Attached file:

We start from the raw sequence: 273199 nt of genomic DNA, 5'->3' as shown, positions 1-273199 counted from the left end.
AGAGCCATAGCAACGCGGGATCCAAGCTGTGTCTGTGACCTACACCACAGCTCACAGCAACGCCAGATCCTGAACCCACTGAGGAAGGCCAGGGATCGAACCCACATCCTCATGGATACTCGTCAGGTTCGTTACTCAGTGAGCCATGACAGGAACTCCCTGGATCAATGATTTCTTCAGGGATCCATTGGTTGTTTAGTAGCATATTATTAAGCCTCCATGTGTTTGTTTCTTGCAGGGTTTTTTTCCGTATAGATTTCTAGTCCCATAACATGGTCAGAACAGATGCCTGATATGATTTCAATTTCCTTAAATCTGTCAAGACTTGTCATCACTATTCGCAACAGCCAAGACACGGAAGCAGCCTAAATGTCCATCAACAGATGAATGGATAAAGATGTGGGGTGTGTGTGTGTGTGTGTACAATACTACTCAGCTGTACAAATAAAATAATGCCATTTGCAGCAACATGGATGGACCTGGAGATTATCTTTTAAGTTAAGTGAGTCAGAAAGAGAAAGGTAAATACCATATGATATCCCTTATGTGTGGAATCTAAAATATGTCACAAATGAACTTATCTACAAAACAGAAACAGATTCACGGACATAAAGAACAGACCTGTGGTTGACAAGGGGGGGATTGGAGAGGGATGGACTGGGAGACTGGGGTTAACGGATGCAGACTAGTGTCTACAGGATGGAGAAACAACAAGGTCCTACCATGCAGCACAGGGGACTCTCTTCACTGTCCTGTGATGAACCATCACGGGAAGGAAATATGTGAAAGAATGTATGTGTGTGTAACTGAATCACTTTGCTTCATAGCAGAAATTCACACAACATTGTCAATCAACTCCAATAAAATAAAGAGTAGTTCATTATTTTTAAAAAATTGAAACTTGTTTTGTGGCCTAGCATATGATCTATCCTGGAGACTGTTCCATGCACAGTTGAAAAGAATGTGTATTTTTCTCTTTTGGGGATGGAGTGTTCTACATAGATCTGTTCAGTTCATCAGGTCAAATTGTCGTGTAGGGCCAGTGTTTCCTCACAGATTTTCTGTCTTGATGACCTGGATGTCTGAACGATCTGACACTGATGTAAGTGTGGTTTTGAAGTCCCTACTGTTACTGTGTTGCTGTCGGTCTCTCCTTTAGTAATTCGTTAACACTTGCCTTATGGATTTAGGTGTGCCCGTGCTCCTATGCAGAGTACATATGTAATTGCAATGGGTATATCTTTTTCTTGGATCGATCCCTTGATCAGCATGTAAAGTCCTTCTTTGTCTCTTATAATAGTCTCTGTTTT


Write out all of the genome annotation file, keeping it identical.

We start from the raw sequence: 273199 nt of genomic DNA, 5'->3' as shown, positions 1-273199 counted from the left end.
AGAGCCATAGCAACGCGGGATCCAAGCTGTGTCTGTGACCTACACCACAGCTCACAGCAACGCCAGATCCTGAACCCACTGAGGAAGGCCAGGGATCGAACCCACATCCTCATGGATACTCGTCAGGTTCGTTACTCAGTGAGCCATGACAGGAACTCCCTGGATCAATGATTTCTTCAGGGATCCATTGGTTGTTTAGTAGCATATTATTAAGCCTCCATGTGTTTGTTTCTTGCAGGGTTTTTTTCCGTATAGATTTCTAGTCCCATAACATGGTCAGAACAGATGCCTGATATGATTTCAATTTCCTTAAATCTGTCAAGACTTGTCATCACTATTCGCAACAGCCAAGACACGGAAGCAGCCTAAATGTCCATCAACAGATGAATGGATAAAGATGTGGGGTGTGTGTGTGTGTGTGTACAATACTACTCAGCTGTACAAATAAAATAATGCCATTTGCAGCAACATGGATGGACCTGGAGATTATCTTTTAAGTTAAGTGAGTCAGAAAGAGAAAGGTAAATACCATATGATATCCCTTATGTGTGGAATCTAAAATATGTCACAAATGAACTTATCTACAAAACAGAAACAGATTCACGGACATAAAGAACAGACCTGTGGTTGACAAGGGGGGGATTGGAGAGGGATGGACTGGGAGACTGGGGTTAACGGATGCAGACTAGTGTCTACAGGATGGAGAAACAACAAGGTCCTACCATGCAGCACAGGGGACTCTCTTCACTGTCCTGTGATGAACCATCACGGGAAGGAAATATGTGAAAGAATGTATGTGTGTGTAACTGAATCACTTTGCTTCATAGCAGAAATTCACACAACATTGTCAATCAACTCCAATAAAATAAAGAGTAGTTCATTATTTTTAAAAAATTGAAACTTGTTTTGTGGCCTAGCATATGATCTATCCTGGAGACTGTTCCATGCACAGTTGAAAAGAATGTGTATTTTTCTCTTTTGGGGATGGAGTGTTCTACATAGATCTGTTCAGTTCATCAGGTCAAATTGTCGTGTAGGGCCAGTGTTTCCTCACAGATTTTCTGTCTTGATGACCTGGATGTCTGAACGATCTGACACTGATGTAAGTGTGGTTTTGAAGTCCCTACTGTTACTGTGTTGCTGTCGGTCTCTCCTTTAGTAATTCGTTAACACTTGCCTTATGGATTTAGGTGTGCCCGTGCTCCTATGCAGAGTACATATGTAATTGCAATGGGTATATCTTTTTCTTGGATCGATCCCTTGATCAGCATGTAAAGTCCTTCTTTGTCTCTTATAATAGTCTCTGTTTT